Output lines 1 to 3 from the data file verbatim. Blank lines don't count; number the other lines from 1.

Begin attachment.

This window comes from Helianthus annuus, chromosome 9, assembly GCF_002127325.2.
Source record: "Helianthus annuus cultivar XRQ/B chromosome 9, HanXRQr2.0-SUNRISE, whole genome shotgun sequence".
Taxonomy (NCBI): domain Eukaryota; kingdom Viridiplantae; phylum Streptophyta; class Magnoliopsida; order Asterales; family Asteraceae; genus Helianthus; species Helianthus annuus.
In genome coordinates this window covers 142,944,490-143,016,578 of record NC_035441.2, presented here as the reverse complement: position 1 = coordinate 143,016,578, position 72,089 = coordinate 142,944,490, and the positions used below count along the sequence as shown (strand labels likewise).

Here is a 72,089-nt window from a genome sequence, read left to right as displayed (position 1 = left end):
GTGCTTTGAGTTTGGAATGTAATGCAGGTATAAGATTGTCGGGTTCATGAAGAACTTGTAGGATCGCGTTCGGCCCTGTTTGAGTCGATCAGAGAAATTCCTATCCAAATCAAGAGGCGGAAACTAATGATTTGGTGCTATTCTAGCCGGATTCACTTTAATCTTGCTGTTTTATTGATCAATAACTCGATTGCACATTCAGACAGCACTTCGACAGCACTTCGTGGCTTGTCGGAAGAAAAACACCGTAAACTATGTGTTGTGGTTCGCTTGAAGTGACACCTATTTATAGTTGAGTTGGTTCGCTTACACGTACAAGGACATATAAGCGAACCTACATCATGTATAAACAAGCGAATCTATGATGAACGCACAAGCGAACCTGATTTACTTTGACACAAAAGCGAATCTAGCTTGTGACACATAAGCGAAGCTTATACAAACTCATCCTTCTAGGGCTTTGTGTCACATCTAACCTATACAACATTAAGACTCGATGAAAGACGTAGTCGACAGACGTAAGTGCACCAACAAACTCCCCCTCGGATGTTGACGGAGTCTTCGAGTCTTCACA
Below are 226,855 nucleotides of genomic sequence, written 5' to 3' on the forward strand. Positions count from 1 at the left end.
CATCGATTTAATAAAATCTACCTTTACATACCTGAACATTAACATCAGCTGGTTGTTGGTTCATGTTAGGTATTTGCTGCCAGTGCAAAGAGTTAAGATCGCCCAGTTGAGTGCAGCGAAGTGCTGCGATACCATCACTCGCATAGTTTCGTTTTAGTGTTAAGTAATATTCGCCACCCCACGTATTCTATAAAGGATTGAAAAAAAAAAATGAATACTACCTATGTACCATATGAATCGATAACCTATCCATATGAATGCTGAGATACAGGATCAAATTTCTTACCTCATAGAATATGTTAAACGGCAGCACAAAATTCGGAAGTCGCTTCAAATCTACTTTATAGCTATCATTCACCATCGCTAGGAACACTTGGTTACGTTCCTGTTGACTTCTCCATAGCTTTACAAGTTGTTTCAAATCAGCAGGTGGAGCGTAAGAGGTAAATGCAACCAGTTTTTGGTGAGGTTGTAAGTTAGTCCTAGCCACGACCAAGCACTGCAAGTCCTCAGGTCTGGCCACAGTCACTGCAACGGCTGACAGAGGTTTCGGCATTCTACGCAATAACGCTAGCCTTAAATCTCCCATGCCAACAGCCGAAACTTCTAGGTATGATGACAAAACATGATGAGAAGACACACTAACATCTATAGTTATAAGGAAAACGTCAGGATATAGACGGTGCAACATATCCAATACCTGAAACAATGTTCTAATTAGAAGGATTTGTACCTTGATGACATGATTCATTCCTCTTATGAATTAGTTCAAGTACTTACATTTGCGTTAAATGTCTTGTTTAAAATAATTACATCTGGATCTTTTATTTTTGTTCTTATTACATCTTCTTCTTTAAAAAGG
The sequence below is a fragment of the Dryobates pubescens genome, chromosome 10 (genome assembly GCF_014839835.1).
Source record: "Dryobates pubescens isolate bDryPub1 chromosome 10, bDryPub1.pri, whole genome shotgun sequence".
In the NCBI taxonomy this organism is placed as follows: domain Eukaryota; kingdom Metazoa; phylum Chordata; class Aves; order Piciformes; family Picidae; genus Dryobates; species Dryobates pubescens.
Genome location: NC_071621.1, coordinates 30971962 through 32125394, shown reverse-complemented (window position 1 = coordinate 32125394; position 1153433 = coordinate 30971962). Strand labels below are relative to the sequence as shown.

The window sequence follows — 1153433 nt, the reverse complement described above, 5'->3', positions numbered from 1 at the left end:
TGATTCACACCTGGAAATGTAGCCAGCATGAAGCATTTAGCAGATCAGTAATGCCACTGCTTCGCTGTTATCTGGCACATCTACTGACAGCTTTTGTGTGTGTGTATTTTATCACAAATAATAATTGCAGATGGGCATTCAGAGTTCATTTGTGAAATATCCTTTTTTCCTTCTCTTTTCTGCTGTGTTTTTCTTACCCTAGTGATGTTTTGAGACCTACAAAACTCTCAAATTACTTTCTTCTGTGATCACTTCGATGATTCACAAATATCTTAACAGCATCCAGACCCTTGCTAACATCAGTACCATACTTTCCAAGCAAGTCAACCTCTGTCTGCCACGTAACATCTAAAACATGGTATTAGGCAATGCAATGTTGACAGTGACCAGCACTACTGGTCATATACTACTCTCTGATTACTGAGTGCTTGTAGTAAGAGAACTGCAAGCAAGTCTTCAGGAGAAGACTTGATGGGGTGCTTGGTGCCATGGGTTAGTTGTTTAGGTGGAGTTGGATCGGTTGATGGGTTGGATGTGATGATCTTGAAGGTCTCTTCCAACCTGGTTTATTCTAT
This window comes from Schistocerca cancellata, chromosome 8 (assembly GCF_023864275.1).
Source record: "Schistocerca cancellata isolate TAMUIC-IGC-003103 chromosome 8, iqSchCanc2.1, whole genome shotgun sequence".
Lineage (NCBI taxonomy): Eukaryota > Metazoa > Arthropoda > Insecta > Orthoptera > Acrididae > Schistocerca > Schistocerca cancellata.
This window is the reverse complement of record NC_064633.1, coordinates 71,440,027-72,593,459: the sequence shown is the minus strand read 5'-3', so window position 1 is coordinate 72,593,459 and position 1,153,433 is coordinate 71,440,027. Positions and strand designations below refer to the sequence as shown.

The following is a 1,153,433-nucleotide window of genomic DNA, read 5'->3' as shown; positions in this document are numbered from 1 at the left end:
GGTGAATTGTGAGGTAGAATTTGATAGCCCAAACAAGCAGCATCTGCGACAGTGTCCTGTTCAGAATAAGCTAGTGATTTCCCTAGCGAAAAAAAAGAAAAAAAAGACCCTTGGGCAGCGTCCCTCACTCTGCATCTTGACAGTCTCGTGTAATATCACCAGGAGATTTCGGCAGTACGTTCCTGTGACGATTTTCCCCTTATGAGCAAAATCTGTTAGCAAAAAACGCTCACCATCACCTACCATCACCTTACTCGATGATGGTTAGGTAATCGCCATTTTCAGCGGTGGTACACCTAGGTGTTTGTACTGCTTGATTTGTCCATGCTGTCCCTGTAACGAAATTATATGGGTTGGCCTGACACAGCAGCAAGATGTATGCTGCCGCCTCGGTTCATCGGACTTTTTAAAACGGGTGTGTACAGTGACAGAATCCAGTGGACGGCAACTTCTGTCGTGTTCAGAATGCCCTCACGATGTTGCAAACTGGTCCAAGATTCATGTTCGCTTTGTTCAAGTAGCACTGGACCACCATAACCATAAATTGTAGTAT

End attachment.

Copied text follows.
This window comes from Helianthus annuus, chromosome 9, assembly GCF_002127325.2.
Source record: "Helianthus annuus cultivar XRQ/B chromosome 9, HanXRQr2.0-SUNRISE, whole genome shotgun sequence".
Taxonomy (NCBI): domain Eukaryota; kingdom Viridiplantae; phylum Streptophyta; class Magnoliopsida; order Asterales; family Asteraceae; genus Helianthus; species Helianthus annuus.